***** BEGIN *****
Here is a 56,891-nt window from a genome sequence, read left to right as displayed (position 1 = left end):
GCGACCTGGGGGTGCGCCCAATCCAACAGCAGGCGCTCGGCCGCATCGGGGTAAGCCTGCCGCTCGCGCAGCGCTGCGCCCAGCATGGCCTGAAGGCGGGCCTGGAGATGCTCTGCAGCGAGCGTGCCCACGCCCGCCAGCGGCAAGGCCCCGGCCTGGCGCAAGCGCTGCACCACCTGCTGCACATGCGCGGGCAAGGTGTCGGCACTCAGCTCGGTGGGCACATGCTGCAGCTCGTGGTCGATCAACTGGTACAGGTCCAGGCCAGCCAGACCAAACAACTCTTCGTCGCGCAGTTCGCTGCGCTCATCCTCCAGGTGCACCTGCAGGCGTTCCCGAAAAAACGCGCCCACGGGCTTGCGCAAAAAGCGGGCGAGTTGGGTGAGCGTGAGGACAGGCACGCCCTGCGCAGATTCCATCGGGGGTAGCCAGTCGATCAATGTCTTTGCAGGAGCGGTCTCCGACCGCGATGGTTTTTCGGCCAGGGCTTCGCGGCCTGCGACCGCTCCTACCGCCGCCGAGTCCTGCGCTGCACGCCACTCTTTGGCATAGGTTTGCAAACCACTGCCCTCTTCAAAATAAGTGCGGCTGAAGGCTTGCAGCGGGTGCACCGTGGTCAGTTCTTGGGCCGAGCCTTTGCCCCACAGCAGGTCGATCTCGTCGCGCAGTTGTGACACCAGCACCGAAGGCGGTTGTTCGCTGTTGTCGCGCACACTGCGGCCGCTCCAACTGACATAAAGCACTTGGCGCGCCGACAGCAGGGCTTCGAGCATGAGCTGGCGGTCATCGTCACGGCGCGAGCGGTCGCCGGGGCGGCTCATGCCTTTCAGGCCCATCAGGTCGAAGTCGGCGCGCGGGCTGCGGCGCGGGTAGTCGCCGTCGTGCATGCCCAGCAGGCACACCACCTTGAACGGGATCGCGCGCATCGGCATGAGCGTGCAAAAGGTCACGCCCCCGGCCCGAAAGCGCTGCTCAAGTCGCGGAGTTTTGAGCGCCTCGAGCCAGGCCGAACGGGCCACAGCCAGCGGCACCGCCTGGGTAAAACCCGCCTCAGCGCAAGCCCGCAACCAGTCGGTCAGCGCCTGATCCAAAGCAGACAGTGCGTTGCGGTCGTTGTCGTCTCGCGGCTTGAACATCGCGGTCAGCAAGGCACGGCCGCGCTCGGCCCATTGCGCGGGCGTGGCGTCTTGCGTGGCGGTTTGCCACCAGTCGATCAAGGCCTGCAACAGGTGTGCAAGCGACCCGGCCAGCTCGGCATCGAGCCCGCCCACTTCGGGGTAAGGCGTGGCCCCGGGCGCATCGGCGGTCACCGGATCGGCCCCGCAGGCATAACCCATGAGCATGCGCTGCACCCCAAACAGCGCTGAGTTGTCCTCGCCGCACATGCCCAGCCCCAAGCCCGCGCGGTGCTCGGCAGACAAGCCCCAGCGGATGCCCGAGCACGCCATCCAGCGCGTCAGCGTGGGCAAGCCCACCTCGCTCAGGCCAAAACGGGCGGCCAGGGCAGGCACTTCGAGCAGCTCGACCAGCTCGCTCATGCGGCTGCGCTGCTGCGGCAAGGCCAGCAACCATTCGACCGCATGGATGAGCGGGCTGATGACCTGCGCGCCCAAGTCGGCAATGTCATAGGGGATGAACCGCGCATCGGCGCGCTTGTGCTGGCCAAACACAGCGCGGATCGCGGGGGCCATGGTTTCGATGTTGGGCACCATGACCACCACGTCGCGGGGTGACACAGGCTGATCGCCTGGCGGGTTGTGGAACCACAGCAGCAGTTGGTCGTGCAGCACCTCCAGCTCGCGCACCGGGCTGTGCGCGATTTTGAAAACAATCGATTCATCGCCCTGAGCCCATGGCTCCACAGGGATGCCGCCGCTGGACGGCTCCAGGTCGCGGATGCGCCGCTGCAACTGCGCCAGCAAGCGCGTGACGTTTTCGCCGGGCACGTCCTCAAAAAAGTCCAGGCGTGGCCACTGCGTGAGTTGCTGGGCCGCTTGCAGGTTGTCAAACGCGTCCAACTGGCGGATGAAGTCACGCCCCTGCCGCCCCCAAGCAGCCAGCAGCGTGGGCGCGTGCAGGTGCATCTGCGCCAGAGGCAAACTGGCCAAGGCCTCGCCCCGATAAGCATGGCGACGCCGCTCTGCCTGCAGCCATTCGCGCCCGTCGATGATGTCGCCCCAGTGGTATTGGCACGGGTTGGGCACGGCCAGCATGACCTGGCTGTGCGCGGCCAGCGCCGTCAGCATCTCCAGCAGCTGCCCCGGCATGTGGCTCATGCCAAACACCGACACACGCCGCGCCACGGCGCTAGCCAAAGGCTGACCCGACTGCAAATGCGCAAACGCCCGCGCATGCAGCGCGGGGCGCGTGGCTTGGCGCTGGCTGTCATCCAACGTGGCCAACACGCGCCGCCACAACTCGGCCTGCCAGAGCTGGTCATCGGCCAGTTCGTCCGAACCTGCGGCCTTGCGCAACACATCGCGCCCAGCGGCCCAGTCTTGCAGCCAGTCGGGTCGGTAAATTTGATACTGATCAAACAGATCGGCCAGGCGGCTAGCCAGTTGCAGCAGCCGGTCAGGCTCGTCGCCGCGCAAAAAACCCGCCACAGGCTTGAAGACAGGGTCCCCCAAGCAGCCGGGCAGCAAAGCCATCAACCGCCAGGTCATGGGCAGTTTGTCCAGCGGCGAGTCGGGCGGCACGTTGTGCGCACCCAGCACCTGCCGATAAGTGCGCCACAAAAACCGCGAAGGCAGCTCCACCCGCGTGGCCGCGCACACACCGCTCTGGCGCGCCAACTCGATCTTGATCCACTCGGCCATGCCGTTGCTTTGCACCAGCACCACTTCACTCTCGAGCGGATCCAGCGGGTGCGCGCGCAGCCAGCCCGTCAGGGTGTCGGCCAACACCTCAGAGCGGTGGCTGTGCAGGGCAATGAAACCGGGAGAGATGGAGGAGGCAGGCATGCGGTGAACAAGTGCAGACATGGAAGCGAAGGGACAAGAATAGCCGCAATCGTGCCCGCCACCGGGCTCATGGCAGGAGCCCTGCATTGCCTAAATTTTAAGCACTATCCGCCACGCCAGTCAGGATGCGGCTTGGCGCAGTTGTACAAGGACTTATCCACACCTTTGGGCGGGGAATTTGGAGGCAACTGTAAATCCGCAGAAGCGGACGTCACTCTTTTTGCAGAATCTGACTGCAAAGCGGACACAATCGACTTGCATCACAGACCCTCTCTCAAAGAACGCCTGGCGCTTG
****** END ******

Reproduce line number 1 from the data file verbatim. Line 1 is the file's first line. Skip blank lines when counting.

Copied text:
Here is a 56,891-nt window from a genome sequence, read left to right as displayed (position 1 = left end):